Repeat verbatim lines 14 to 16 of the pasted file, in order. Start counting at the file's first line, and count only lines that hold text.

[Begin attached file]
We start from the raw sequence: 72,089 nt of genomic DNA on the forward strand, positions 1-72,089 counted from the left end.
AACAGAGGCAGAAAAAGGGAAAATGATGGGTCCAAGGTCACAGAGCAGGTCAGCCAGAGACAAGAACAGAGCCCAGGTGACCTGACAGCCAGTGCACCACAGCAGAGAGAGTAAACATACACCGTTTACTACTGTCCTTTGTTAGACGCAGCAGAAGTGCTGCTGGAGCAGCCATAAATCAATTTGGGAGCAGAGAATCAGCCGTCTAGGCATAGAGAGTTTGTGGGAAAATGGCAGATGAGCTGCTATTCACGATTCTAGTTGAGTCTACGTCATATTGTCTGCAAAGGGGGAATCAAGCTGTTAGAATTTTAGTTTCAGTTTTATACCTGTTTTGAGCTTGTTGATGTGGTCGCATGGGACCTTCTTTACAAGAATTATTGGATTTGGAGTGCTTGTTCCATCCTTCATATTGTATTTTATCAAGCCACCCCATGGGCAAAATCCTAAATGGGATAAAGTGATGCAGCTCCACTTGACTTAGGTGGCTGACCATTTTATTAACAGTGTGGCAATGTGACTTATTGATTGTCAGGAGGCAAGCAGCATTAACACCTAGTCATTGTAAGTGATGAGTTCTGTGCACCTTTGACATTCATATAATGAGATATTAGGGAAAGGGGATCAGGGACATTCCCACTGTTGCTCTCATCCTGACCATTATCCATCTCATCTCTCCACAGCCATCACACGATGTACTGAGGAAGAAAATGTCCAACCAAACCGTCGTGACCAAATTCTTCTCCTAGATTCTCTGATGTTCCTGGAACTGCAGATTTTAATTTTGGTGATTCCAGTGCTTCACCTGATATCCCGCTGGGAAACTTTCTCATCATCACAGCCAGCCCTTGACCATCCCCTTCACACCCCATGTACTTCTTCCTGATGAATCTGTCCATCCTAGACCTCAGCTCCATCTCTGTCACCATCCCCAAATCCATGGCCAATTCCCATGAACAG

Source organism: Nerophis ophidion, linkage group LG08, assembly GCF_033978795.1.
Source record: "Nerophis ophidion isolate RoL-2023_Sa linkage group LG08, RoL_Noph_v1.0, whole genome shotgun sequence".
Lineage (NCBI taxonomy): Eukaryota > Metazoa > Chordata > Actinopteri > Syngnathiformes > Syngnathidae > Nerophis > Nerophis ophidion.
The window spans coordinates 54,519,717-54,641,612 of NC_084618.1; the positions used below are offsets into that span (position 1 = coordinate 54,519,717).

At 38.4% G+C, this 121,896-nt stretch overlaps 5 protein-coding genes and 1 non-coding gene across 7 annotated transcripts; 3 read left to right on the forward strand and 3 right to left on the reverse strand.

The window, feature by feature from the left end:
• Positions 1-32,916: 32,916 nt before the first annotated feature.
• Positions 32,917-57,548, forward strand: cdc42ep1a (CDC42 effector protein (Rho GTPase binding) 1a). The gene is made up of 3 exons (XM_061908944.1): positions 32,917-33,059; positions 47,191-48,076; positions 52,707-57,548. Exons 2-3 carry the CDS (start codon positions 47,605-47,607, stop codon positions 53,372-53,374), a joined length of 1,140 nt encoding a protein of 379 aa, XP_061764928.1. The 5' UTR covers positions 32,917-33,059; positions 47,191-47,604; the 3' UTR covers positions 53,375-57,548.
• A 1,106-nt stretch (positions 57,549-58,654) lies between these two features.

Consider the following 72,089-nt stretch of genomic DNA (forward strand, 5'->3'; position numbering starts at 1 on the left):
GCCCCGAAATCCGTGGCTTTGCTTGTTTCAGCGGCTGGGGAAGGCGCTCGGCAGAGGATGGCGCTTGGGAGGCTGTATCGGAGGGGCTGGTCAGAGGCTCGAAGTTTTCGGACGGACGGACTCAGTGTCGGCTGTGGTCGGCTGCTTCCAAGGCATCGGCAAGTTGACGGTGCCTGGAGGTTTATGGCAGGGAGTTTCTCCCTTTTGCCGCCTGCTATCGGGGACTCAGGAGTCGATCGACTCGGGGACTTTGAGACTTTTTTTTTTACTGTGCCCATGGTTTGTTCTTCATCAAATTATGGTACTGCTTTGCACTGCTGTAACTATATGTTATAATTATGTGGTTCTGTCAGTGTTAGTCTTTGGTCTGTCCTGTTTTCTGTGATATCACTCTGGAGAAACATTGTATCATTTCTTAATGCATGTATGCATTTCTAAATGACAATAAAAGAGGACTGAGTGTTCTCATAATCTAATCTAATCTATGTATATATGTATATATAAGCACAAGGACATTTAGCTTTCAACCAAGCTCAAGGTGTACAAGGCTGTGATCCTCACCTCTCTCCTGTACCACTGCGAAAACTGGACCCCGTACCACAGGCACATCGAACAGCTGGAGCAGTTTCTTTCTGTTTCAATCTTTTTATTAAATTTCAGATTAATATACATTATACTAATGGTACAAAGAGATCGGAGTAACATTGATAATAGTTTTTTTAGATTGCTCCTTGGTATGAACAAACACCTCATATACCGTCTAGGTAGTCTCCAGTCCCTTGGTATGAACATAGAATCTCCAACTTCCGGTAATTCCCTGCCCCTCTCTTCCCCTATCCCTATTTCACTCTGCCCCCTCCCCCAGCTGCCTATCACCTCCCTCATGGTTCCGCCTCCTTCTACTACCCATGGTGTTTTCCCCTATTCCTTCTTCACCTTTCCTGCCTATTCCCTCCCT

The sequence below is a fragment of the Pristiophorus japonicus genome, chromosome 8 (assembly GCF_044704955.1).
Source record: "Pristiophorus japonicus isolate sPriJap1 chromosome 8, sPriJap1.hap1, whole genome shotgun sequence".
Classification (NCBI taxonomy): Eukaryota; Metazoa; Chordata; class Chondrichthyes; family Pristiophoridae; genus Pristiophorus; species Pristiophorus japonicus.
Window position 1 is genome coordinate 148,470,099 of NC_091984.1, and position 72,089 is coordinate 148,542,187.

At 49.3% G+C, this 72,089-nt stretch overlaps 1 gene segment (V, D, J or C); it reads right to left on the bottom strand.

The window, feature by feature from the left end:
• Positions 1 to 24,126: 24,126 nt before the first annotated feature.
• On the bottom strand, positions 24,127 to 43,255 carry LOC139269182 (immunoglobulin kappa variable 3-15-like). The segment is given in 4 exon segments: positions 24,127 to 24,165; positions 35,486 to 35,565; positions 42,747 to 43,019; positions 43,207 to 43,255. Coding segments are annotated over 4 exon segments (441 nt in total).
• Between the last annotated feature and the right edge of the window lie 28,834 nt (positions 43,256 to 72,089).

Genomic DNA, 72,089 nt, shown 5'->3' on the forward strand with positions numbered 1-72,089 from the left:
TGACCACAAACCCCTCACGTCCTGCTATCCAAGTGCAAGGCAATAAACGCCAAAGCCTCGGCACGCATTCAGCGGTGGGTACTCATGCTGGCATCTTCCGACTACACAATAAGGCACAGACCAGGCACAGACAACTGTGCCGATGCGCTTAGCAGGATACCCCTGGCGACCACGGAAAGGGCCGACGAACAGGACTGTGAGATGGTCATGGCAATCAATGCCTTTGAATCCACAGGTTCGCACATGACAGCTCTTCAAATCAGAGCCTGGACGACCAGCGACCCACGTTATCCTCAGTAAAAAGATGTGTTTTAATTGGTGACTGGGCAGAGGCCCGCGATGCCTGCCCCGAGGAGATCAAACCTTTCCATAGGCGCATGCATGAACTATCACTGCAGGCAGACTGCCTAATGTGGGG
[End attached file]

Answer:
The sequence below is a fragment of the Pristiophorus japonicus genome, chromosome 8 (assembly GCF_044704955.1).
Source record: "Pristiophorus japonicus isolate sPriJap1 chromosome 8, sPriJap1.hap1, whole genome shotgun sequence".
Classification (NCBI taxonomy): Eukaryota; Metazoa; Chordata; class Chondrichthyes; family Pristiophoridae; genus Pristiophorus; species Pristiophorus japonicus.